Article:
Our labor so far as this case is concerned might here close. But other points are presented to us, upon which it was obviously the intention of the parties to procure the opinion of this Court, and as they are questions of practice, occurring at every Court and upon which it is believed much misapprehension exists, we think it our duty to examine and decide them.

The offence charged against the defendant was committed in November, 1841, and the indictment, under *444which he was tried, was found by the grand-jury at spring 1844 of Moore Superior Court, more than two years thereafter. On behalf of the defendant it was insisted, that he was entitled to his acquittal, because of the length of time, which elapsed between the offence and the finding of the indictment. To meet the objection, the prosecuting officer gave in evidence, as a presentment, made by the grand-jury, at Moore Superior Court at fall term, 1843, a paper in the following words : “ State of North Carolina, Moore County, fall term, 1843. The jurors for the State upon their oath present Irvine E. Cox for an assault on Kenneth Black in Nov. 1841. Daniel McKinnon and Alexander McKenzie, State’s evidence.” This was endorsed “ State vs. I. E. Cox. Presentment by the grand-jury,” and signed on the back “William Shaw, Foreman.” It was contended that a presentment is not the commencement of a prosecution; but we arc clearly of opinion that it is, and, when made within two years after the offence is committed, is in time. We think so from the nature of a presentment, and from the fact, that the legislature in limiting the period, within which prosecutions for misdemeanors of the character of the one charged against this defendant, shall be commenced, uses the words, Presentment or indictment.” Rev. St. ch. 35, s. 8. It was further denied, that in this case any legal presentment had been made; and two objections were urged why the paper offered in evidence is not one. The first is, that it is not signed by all the jury ; the second, that if that is not necessary, it must be signed by the foreman, while in this case it is not, his name being endorsed. It is true, the paper returned into Court by the grand jury, as containing their presentment, is usually signed by all the jury — but it is merely a practice not required by any law or principle we are acquainted with; nor is any form prescribed in any book of practice. Justice Blackstone, in the 4th vol. of his commentaries, p. 304, says, “ a presentment, properly speaking, is the no *445 tice which a grand jury takes of an offence from their own knowledge or observation.” This must be made known to the Court, and lays the foundation, when made, for the indictment. In passing upon the latter, “ if the -jury are satisfied of the truth of the accusation, they indorse it Billa vera or true bill. It is then said to be found. So if they are not satisfied, it is endorsed ignoramus or not a true bill, and the party is discharged.” In both cases the bill is delivered in open Court, but it was never known that the bill was signed by the jury, nor are we apprized it ever was conceived necessary. In all 1 heir intercourse with the Court, they act through their foreman. He delivers in the bill, and responds to the questions propounded to them and endorses it, as their presiding officer. The bill, however, being the act of the jury, they ought in every instance to be in Court, when one is returned, and, so in making a presentment. And to ascertain that they are present, they ought always to be called by the clerk. But, as they never sign the bill of indictment, why should it be thought necessary to sign the presentment ? The latter is no more the act of the grand jury, than the former, and indeed an indictment is a presentment. The language of the record is “juratores presentant,” 2 Inst. 128. When either a presentment or indictment is returned into Court, the fact is recorded. In the present case, the record from Moore Superior Court states that, at .fall term, 1843, a grand-jury was duly empannelled and sworn and William Shaw appointed foreman. It then states as follows, “ and be it further remembered, that, at the said term of our said Court, William Shaw, foreman of the grand-jury, returned into open Court a paper writing in the words and figures following,” &c. It then sets out the paper before stated. The error then consisted in considering that paper, as the presentment, when in fact it was but the usual evidence of what the jury had done, from which the clerk drew up his record, showing that the jury had made the presentment.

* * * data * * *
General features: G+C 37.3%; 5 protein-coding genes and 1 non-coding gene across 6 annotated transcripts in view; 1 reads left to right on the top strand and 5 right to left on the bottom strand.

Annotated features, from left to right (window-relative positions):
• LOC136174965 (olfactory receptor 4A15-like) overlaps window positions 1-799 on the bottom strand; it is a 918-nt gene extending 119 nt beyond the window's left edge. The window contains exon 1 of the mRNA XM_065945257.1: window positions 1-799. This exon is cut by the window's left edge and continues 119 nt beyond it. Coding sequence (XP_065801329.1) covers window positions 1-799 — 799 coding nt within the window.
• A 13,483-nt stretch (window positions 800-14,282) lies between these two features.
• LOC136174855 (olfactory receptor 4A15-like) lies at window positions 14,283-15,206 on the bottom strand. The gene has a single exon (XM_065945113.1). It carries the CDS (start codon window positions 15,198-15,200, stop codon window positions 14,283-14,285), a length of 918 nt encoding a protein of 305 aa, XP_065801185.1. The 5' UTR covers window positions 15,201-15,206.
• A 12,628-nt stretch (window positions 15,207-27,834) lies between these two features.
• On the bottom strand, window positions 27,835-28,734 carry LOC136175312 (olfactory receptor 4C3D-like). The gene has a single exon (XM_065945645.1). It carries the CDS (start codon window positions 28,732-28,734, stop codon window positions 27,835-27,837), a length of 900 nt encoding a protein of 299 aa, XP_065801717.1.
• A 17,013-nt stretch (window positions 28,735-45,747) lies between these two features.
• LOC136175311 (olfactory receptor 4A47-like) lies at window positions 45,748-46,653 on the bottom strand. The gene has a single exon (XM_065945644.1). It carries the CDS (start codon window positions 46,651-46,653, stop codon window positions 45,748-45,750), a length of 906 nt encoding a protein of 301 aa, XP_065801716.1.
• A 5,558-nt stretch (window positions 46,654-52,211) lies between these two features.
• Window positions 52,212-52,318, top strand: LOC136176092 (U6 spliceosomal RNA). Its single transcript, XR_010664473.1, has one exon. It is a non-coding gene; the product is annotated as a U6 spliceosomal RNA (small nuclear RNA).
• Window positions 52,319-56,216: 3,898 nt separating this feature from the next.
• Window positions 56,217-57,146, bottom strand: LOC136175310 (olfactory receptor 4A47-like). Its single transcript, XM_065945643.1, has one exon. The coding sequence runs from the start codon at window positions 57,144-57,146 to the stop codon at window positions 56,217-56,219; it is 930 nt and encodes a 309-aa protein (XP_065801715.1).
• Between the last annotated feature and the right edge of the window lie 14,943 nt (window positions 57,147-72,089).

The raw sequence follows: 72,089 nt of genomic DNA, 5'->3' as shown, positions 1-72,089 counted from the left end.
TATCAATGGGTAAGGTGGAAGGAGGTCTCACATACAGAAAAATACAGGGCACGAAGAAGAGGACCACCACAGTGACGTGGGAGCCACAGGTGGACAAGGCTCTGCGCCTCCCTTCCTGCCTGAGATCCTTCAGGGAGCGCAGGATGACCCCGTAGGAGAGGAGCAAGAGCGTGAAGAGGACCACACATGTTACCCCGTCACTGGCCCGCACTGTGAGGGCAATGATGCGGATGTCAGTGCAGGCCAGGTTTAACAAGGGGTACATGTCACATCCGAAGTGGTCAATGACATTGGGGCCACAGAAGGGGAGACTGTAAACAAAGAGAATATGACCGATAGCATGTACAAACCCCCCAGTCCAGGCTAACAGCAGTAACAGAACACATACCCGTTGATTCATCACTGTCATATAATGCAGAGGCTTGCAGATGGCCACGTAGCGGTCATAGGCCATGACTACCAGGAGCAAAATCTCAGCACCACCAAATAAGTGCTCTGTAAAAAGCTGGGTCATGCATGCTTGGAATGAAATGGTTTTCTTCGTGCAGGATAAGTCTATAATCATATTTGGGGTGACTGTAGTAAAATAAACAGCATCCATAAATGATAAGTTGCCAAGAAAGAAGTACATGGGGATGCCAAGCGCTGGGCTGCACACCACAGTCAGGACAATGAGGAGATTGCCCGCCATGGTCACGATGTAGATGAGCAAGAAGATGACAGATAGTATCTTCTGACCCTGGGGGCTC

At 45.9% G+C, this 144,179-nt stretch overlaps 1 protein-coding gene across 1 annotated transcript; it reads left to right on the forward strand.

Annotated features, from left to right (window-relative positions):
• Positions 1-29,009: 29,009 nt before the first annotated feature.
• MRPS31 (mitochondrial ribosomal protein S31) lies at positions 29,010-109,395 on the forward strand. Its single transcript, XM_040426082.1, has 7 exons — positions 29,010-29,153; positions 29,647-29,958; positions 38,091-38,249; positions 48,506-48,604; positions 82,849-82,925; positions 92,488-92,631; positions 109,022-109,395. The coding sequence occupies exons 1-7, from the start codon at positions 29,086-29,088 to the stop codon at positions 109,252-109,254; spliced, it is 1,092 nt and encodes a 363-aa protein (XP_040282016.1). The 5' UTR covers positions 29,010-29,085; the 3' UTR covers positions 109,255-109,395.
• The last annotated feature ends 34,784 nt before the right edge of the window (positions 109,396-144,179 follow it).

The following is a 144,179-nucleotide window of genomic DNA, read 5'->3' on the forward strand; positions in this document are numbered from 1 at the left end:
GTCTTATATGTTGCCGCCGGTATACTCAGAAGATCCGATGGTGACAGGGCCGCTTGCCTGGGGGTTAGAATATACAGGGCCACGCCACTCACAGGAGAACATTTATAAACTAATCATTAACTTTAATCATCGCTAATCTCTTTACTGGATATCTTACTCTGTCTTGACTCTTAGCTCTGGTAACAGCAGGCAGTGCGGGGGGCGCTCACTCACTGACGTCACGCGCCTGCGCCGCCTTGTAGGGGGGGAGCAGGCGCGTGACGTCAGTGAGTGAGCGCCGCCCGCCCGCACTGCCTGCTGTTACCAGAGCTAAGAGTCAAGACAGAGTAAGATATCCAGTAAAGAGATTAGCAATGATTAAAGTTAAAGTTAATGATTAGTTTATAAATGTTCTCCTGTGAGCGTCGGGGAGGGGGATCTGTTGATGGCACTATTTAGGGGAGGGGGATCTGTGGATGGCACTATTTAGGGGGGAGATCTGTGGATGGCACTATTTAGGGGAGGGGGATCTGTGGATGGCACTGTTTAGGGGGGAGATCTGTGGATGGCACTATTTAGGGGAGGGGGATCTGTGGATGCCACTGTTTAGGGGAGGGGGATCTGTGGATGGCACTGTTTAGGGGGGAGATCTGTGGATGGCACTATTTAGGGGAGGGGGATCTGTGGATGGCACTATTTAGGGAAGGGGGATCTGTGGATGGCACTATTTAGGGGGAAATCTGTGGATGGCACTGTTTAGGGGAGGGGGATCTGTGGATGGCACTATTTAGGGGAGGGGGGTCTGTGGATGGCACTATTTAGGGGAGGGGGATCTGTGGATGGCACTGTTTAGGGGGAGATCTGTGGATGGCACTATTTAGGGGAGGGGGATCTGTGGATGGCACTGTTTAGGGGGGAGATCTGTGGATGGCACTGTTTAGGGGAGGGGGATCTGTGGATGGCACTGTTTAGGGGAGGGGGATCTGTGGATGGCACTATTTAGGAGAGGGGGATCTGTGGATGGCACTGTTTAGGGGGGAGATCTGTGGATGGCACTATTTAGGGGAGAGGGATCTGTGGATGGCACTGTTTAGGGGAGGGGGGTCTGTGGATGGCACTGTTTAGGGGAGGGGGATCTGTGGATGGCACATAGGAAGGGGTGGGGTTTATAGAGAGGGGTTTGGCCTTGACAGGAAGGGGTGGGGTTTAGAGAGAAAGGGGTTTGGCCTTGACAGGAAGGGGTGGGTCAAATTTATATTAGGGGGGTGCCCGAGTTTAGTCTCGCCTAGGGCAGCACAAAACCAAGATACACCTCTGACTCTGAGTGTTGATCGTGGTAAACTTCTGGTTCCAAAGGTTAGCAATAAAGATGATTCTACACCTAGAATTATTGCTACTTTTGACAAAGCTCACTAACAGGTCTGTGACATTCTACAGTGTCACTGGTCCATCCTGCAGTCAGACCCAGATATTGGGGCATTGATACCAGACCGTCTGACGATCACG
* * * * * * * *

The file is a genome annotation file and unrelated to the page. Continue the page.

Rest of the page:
*446The second objection is in our opinion equally untenable. It is settled in this State, that an indictment need not be signed by any one. It is good without it, because it is the act of the grand jury, delivered in open Court by them. In the case the State v. Collins, S Dev. 11, the opinion is first suggested by the then Chief Justice Henderson, but as the point did not necessarily arise in the case, it was not decided. But in that of the State v. Colhoon, 1 Dev. & Bat. 374, it was. The custom of endorsing the bill is declared to be no further material, than as it identifies the instrument, expressing the decision of the jury; when made, it becomes no part of the indictment, Yel. 99. It is the action of the jury in publicly returning the bill into the Court, as true, and the recording or filing it among the records, that makes it effectual. The same reasoning applies with equal or greater force to the presentment, which, altogether the act of the jury, requires less form in the thing itself, than an indictment. "We conclude, then, as signing a bill of indictment is not required to make it legal, so neither is it necessary to a presentment. In neither case is the endorsement set out inenrolment of the record ,when properly made. In this case the record declares, that a presentment was made by the grand-jury, and no evidence was receivable to contradict it; and it was made up, not from the minutes alone of their proceedings, but from that and what the jury declared in open Court.

The cause is remanded for further proceedings according to law.

Pee. Curiam. Ordered accordingly.